I once declared this post, in which one of the Less Wrong rationalists pronounced philosophy to be an outdated collection of wrong ideas by old dead dudes which should be dropped from the college curriculum and replaced by training in mathematical logic, heuristics and biases, probability theory, and Bayesian rationality, to possibly be, pound for pound, the absolute stupidest thing I’d ever read on the web, which is saying a lot. I sent it to Arthur, seeking his input. He sent me a bill for a new keyboard, saying that it was my fault his old one was now covered in vomit. We commiserated over the overweening arrogance of rationalist ideologues and resolved to turn our attention to less depressing things.
While reading this excellent review of a book I’m now salivating over, I came across a couple sentences which reminded me of that earlier episode. This is a perfect articulation of how learning to truly think is more than simply being au courant with the latest soon-to-be-obsolete theories and cutting-edge research (to say nothing of the reductionist attitude that knowledge which can’t be expressed in mathematical formulae is nearly useless):
To understand a theory requires not just giving its latest formulation, but telling the story of its development, including the major false ideas held along the way, and how their refutation led to the more accurate and comprehensive theories held now. This model sees our understanding as expanding not through some single and final heroic act in which we rid ourselves of all perspectives, but through a gradual process in which we encompass more of them.
June 17, 2015 @ 7:40 pm
I love trying to figure out why smart people think stupid things; scientists and engineers ridiculing philosophy is such a classic case and the idea refutes itself: Is the usefulness/uselessness of philosophy measurable? If not, then the question is a philosophical one. Whoops, we shouln't be talking about this! Furthermore, are the standards used to determine usefulness of anything completely objective? You have a utility measuring device, or you rely on your own judgment? How do you know it's correct? Uh-oh! That kind of determination is not not called philosophy! Being rational means having a philosophy; having values is inescapable for humans. Scientists and engineers: please stop thinking the rightness of your ideas is self-evident. It's not, and your thinking so is not only unscientific, it is delusional.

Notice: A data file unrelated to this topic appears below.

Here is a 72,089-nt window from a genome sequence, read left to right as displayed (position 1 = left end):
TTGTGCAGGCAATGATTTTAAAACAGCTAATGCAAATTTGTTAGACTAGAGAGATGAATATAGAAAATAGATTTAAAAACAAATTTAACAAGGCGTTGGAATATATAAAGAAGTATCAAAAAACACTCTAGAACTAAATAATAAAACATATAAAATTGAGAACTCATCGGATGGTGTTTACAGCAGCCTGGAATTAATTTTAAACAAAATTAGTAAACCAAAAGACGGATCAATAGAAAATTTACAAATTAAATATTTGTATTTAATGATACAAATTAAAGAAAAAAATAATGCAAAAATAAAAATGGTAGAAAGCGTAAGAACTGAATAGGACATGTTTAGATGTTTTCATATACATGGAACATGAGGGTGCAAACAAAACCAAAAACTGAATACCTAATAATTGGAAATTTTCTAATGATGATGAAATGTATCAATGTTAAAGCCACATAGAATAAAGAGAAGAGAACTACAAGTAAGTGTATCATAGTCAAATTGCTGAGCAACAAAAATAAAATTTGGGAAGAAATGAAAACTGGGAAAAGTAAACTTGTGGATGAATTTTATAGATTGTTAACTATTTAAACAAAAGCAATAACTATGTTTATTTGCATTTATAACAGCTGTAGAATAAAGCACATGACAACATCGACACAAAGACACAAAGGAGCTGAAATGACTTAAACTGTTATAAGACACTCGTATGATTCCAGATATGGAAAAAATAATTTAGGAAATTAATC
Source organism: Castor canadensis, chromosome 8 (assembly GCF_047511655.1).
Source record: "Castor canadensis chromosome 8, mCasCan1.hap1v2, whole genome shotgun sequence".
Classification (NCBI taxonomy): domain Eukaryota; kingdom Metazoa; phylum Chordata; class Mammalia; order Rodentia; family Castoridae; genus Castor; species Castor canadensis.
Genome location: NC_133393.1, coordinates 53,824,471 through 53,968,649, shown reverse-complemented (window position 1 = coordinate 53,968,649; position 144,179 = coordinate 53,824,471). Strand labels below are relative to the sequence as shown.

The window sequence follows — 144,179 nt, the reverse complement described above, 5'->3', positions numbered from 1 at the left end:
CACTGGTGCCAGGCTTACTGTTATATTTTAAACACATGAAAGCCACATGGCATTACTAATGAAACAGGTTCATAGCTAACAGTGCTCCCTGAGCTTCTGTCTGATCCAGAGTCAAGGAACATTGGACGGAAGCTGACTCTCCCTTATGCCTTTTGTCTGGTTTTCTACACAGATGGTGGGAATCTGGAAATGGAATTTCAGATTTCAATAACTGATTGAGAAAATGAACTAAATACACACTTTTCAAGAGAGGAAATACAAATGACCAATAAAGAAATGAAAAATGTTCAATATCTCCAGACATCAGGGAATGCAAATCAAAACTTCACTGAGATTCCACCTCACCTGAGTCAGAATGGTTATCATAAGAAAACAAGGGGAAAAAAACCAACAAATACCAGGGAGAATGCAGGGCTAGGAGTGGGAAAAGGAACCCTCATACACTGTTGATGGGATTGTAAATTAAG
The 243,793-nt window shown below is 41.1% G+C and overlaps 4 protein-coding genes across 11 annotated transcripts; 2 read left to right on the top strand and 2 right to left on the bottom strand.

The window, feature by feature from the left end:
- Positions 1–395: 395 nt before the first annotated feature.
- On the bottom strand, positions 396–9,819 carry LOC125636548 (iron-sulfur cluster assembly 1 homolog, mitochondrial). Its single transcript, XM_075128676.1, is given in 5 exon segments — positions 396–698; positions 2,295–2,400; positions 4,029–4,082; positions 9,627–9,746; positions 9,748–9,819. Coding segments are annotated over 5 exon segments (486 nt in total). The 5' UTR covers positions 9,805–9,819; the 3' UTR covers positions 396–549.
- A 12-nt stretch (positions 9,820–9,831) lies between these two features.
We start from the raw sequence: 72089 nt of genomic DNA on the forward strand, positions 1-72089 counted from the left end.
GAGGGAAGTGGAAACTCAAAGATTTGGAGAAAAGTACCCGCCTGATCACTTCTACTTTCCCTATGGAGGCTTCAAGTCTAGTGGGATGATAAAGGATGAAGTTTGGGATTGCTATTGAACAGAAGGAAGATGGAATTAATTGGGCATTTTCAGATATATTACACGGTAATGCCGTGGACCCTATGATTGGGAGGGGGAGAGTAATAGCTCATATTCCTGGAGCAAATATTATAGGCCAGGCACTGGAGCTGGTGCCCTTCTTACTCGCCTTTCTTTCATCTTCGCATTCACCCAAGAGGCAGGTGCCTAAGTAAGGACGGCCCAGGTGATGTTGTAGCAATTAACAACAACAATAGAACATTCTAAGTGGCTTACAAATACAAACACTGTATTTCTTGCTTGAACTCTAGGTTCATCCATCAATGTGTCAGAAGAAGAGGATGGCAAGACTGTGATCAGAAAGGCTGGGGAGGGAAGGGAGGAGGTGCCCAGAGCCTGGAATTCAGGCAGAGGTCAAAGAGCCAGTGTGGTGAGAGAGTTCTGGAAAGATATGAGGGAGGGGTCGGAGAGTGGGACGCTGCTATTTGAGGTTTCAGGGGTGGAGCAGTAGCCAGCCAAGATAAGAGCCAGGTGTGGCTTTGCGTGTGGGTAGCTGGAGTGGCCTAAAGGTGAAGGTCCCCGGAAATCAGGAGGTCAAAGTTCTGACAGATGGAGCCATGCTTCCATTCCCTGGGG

Philosophers created the tools of science: rigorous, rational thought and language, logic, and mathematics. Scientists do a lot of great things with those tools. Philosophy is not one of them. Oh, and you're welcome.
June 17, 2015 @ 8:49 pm
Hey, what are you doing here? Aren't you usually off on a tropical island engaging in debauchery at this time of year? Still, very well said.
June 18, 2015 @ 2:38 am
Oh, the tropical island avec débauche was so last week. But I ain't hanging around in Houston the rest of the summer; that's for sure! (Comments may be infrequent, due to mountains in the way.)